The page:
UX Design: The trouble with easy
UX Design is centered around understanding how and why people are making certain choices, and then helping them achieve their goal. Often, this ends up being distilled down into a maxim of "make things easier for your customers."
However, this isn't always what we should do.
We always want to set expectations for our visitors, make important information accessible and findable, and prioritize consent in our design. But that doesn't mean the entire experience should be free from any challenge at all. So we're going to talk about using friction to help people feel good and accomplished.
In UX Design we talk a lot about the customer journey. Think about the word "journey". What does it mean to you?
When I think of a journey I picture someone walking through a wild natural landscape over hills and mountains. I think of difficult passages, beautiful views, pride at overcoming challenges, and relief at completing their journey.
A journey is a great way to think about how people interact with our products. They are trying to complete a task, yes, but how can we make them feel like they're a hero in that journey? How do we make it an experience that is memorable for all of its good points?
A great way to do this is to insert a little bit of challenge into the journey. Not insurmountable, but just a tiny bit of friction that they need to overcome. Imagine it as a small hill that has a pretty view of the land around it, once you reach the top.
The hill didn't wear you out, it just required a tiny bit more effort and now you feel accomplished at having gone up it and excited about what you're able to see from the viewpoint.
These small challenges make us feel proud, accomplished, and excited. When things are too easy, we breeze through them without even paying attention to what's happened. And that can be just as deterimental as someone struggling to accomplish a goal within a product.
A good example of this is Betty Crocker. When the company first started selling baking mixes, the only thing customers had to do was add water, stir, and bake. It was so easy! And yet, the product didn't sell. In talking to customers, the company found that people felt it was too easy to make the cakes. They didn't feel as if they had actually baked anything! So even though they got to their goal: they got a cake, they didn't feel any sense of accomplishment.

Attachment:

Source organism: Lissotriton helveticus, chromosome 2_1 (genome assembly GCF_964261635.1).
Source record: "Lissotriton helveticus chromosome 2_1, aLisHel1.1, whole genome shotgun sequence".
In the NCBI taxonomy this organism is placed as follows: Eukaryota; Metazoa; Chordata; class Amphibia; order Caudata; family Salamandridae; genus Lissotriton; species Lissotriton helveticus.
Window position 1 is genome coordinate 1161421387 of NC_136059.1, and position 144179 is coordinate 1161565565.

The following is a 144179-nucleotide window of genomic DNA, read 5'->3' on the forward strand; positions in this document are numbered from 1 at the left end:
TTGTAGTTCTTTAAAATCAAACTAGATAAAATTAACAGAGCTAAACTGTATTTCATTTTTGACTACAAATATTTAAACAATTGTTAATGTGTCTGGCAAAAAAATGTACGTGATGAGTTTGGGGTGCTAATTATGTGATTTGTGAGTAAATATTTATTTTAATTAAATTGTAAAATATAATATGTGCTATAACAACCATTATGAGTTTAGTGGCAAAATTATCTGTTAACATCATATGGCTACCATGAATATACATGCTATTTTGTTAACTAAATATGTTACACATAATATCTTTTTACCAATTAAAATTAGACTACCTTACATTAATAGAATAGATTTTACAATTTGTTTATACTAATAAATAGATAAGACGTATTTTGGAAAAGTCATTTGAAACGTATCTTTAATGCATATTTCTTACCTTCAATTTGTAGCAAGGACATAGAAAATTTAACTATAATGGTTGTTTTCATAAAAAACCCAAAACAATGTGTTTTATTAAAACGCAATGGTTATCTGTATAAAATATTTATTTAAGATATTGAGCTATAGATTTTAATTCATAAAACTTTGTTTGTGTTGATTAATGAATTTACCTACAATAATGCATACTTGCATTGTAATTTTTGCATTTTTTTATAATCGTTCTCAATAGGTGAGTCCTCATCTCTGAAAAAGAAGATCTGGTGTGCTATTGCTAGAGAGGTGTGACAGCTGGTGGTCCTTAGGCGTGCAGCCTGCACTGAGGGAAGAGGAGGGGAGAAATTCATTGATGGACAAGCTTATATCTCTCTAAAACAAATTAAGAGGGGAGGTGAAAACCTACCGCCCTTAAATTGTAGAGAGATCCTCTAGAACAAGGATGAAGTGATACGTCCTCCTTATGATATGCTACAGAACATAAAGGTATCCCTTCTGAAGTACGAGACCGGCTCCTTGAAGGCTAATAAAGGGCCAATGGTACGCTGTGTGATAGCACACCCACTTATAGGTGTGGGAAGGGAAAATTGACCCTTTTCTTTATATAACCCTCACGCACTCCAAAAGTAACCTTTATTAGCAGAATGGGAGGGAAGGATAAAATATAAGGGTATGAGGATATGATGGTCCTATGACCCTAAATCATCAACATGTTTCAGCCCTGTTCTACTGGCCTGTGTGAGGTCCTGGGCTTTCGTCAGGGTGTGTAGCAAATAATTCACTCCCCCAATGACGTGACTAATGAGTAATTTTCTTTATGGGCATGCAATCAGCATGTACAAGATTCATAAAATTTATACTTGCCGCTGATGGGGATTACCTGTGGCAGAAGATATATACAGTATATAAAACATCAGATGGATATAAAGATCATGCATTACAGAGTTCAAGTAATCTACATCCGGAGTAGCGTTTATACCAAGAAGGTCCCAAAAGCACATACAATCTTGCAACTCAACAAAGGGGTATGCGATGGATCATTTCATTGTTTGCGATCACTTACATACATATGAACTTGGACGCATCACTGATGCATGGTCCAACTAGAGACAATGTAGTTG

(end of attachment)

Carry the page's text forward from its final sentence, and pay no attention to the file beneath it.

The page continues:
Betty Crocker ended up with a three step mix, where you added eggs, oil, and water. That little bit of extra work made all the difference. And that's why I think having our customers do tiny bits of extra work can also make all the difference in their joy.
Friction can also have another added benefit because when we're designing we also need to consider bad actors. Let's go back to our journey metaphor. Let's say that someone is trying to get to a specific place in the forest so that they can start cutting down trees and wreak havoc.
Do we want to make it easy for people to do that? No! We want them to encounter harder hills, and rushing rivers they can't cross. We want them to turn back.
We must consider people who intend to use the platform to harm others. You can learn more about designing for your worst user in this post. By placing friction in the right points of the journey, we can also deter users who intend to do harm.
Is there a way that we can use friction to stop a bad actor from harming someone on our platform? How can we deter that behavior and make it harder for them to do something hurtful?
So as you're doing research and designing your product, think about the points of friction people are already encountering. Is there a way to make that friction enjoyable so they can get that dopamine release from completing a small task? Is there a way to use friction to help them learn? Creating a little bit of friction in your design can help your user feel like a champion. They've climbed the mountain. They deserve this view; and you're helping them get there.